A mayor, not a ma­gi­cian

The DA’s Her­man Mashaba and Solly Msi­manga are cur­rently try­ing to re­vi­talise Jo­han­nes­burg and Tsh­wane re­spec­tively. Tony Wil­liams had a sim­i­lar task at hand when he was ap­pointed as mayor of Wash­ing­ton DC in 1999. Dur­ing a re­cent visit to South Africa, h

Finweek English Edition - - ON THE MONEY -

tony Wil­liams re­calls a sign that hung in his mother’s beauty sa­lon in Los Angeles when he was a boy. It read: “Re­mem­ber ladies, you must have enough hair for the style you want. We are beau­ti­cians, not ma­gi­cians.” His mother’s down-home phi­los­o­phy guided Wil­liams when he be­came mayor of Wash­ing­ton DC, Amer­ica’s cap­i­tal city, in 1999. He was crit­i­cised for spend­ing too much money on the wealthy rather than di­rectly on ser­vices for the poor, for in­stance by up­grad­ing parks and giv­ing in­cen­tives to com­pa­nies to move to Wash­ing­ton.

He re­sponded by say­ing he had to spend money on such things to at­tract in­vest­ment, which would grow the econ­omy, which in turn brought in the taxes, which fi­nanced in­vest­ment in ser­vices for the poor.

“You must have enough econ­omy for the things you want to do. Ev­ery­one can talk about re­dis­tri­bu­tion, but if you’re just re­dis­tribut­ing a de­clin­ing pie, what good does that do any­body?”

Not­with­stand­ing the naysay­ers, the proof of his mother’s phi­los­o­phy was in the re­sults. Wil­liams in­her­ited a city on the brink of fi­nan­cial col­lapse from his pre­de­ces­sor, Mar­ion Barry, who was a civil rights hero but a very poor ad­min­is­tra­tor.

By the time he left of­fice in 2007, Wil­liams had turned the city around, at­tract­ing large in­vest­ments and leav­ing it with size­able cash re­serves, a good bond rat­ing, a more ac­ces­si­ble health­care sys­tem, a new ma­jor-league base­ball sta­dium, de­creased crime rates and a grow­ing pop­u­la­tion.

Wil­liams con­veyed his phi­los­o­phy to Jo­han­nes­burg mayor Her­man Mashaba and Tsh­wane mayor Solly Msi­manga when he vis­ited Gaut­eng re­cently to en­hance di­a­logue be­tween the US and South Africa on best prac­tices in city man­age­ment and ur­ban re­vi­tal­i­sa­tion. Wash­ing­ton DC and Pre­to­ria are sis­ter cities.

As it hap­pened, Msi­manga and Mashaba are run­ning cities which the DA re­cently took over from the ANC. So, as he did, they are in a sense re­build­ing their cities. Mayor of Wash­ing­ton DC from 1999 to 2007 Mayor of Tsh­wane Though re­luc­tant to “preach”, Wil­liams did say the most im­por­tant les­son of his ex­pe­ri­ence for any mayor was that re­build­ing a city is about re­build­ing a sense of com­mu­nity in all its dif­fer­ent as­pects. And the key to that, in turn, is re­build­ing public trust. “Public trust is public ac­count­abil­ity, it’s ste­ward­ship; it’s fidu­ciary re­spon­si­bil­ity for the as­sets of the city. Cer­tainly the bud­get is a part of that. Ac­count­abil­ity is about trans­parency. You should be able to know what public of­fi­cials are do­ing with your money. It’s not their money. They’re not sup­posed to ag­gran­dise them­selves with your money.” Fond of metaphors, Wil­liams says be­ing a mayor is like be­ing a gar­dener, cre­at­ing the right con­di­tions for the econ­omy to grow. A key part of that is public trust. Which in­cludes be­ing able to re­as­sure in­vestors that things at least won’t get worse. Public trust was the foun­da­tion on which he started to im­prove public safety and ba­sic public ser­vices like keep­ing the streets clean. Even re­mov­ing graf­fiti and fix­ing bro­ken win­dows were im­por­tant, he said.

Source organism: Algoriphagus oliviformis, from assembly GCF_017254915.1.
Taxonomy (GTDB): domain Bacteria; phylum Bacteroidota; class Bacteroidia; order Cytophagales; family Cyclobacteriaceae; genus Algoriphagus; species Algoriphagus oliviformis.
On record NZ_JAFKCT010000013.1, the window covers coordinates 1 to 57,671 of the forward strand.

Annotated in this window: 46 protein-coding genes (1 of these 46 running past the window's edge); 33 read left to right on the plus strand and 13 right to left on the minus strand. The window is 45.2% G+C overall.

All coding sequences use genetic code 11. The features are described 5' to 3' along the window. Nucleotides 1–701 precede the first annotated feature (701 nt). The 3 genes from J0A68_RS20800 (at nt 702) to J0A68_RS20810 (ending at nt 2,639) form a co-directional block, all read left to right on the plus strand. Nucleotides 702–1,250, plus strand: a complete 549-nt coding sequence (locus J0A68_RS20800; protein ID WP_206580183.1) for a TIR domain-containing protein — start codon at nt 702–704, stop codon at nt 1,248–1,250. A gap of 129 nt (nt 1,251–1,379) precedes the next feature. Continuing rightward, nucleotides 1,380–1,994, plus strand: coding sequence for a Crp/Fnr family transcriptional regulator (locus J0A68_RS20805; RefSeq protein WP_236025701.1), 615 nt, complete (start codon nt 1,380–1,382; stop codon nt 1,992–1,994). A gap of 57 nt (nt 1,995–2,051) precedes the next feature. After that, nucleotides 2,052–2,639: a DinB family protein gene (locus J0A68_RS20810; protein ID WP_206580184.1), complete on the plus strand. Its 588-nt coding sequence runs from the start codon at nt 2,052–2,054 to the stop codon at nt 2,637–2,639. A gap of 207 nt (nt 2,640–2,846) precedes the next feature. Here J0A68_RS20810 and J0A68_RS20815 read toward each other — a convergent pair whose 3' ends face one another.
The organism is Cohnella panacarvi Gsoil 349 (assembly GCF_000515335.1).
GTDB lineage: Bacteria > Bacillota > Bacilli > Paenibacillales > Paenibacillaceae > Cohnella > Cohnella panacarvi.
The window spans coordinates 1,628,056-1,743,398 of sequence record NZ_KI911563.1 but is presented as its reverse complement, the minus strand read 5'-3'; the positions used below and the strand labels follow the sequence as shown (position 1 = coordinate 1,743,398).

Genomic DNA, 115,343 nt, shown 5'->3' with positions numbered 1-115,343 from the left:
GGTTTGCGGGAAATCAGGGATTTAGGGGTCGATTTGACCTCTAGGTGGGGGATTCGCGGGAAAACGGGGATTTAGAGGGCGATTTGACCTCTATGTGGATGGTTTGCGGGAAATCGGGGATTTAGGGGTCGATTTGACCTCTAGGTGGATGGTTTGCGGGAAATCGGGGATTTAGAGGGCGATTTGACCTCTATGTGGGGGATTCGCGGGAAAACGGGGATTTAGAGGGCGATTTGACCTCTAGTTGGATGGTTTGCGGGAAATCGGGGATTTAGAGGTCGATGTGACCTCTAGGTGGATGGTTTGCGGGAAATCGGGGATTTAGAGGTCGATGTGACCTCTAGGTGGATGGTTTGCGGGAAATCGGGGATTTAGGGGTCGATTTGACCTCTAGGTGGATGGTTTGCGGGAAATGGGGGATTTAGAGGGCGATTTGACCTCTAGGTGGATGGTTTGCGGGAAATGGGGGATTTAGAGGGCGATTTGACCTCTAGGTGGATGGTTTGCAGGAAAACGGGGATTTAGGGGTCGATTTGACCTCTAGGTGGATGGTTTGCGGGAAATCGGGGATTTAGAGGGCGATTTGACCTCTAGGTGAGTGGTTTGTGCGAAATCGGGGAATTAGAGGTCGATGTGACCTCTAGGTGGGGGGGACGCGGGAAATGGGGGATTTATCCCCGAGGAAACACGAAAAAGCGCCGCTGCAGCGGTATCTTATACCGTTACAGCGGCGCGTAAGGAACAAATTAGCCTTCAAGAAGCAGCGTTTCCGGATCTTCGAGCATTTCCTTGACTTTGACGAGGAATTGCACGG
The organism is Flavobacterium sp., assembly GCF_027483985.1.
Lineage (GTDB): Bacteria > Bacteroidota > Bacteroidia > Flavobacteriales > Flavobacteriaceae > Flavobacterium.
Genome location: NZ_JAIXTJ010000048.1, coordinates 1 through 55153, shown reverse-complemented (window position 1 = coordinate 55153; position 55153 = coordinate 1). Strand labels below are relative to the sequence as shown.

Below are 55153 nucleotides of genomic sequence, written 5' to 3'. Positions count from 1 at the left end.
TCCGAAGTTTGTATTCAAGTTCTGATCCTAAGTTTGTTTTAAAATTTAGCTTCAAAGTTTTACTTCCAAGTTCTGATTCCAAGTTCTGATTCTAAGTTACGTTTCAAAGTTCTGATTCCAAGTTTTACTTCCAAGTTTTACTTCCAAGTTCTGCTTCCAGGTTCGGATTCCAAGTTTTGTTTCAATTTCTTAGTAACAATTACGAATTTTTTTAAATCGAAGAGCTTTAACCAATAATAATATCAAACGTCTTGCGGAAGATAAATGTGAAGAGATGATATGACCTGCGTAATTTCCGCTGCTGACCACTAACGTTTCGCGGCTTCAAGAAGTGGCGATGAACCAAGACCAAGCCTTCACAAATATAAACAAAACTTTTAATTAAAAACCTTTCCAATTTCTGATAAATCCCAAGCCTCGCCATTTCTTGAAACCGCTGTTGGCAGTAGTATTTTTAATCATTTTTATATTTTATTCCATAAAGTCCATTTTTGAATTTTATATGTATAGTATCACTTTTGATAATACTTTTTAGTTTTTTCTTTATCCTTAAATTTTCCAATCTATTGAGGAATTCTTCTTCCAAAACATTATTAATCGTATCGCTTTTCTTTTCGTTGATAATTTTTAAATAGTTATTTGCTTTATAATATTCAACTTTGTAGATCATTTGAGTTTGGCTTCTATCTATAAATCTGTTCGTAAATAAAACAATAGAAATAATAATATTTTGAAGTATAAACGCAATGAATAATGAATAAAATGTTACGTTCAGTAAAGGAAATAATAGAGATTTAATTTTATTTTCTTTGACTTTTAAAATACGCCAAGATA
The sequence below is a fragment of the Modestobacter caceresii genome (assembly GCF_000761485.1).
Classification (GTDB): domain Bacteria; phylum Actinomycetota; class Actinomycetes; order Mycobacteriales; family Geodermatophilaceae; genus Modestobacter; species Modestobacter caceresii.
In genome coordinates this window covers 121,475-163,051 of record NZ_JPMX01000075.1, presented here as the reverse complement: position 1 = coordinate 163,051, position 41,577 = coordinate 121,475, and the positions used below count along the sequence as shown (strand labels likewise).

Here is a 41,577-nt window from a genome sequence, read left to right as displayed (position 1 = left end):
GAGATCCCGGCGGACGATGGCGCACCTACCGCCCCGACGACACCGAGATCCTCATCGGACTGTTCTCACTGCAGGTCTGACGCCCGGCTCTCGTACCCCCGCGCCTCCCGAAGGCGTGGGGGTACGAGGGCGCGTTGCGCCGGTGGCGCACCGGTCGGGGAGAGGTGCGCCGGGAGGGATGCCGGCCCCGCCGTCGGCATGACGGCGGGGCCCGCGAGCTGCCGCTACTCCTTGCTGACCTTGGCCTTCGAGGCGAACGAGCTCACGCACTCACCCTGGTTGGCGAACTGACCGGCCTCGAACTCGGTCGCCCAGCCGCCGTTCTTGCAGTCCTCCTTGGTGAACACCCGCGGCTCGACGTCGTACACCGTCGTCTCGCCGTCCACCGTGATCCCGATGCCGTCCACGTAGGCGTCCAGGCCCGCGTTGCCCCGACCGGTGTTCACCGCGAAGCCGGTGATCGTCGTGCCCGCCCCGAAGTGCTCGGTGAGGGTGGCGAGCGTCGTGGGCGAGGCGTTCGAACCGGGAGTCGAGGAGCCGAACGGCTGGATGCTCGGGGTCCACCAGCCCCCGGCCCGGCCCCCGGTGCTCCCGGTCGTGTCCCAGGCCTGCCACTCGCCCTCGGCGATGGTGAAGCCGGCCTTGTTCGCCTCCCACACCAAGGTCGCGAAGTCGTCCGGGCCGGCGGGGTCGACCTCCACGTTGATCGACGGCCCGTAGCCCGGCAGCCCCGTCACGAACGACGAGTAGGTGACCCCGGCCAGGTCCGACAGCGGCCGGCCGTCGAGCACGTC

Mak­ing tough choices

This public trust, faith and re­spect were vi­tal to en­able his gov­ern­ment to take the next big step, which was mak­ing hard choices, “with­out be­ing run out of town”.

“Be­cause if you prom­ise ev­ery­thing to every­body you end up not be­ing able to do any­thing for any­body [ . . .] If you de­liver on those ba­sic things, then they’ll stay with you even with re­ally hard de­ci­sions.”

One of Wil­liams’s tough­est de­ci­sions was to close the city’s ma­jor gen­eral public hos­pi­tal in 2001. Some lo­cals be­lieve he did so sim­ply to cut costs to save the city from bank­ruptcy.

He de­scribes it dif­fer­ently, say­ing the District of Columbia Gen­eral Hos­pi­tal wasn’t re­ally serv­ing the best in­ter­ests of the poor. Poor res­i­dents had no health­care un­til they re­ally got sick and then they had to go to the sub­sidised public hos­pi­tal – “the poor per­sons’ hos­pi­tal” – for emer­gency treat­ment.

“That was your health­care. I was say­ing, ‘Why is it that when you’re poor, you can only get care when

Tony Wil­liams

Solly Msi­manga

Her­man Mashaba Mayor of Jo­han­nes­burg

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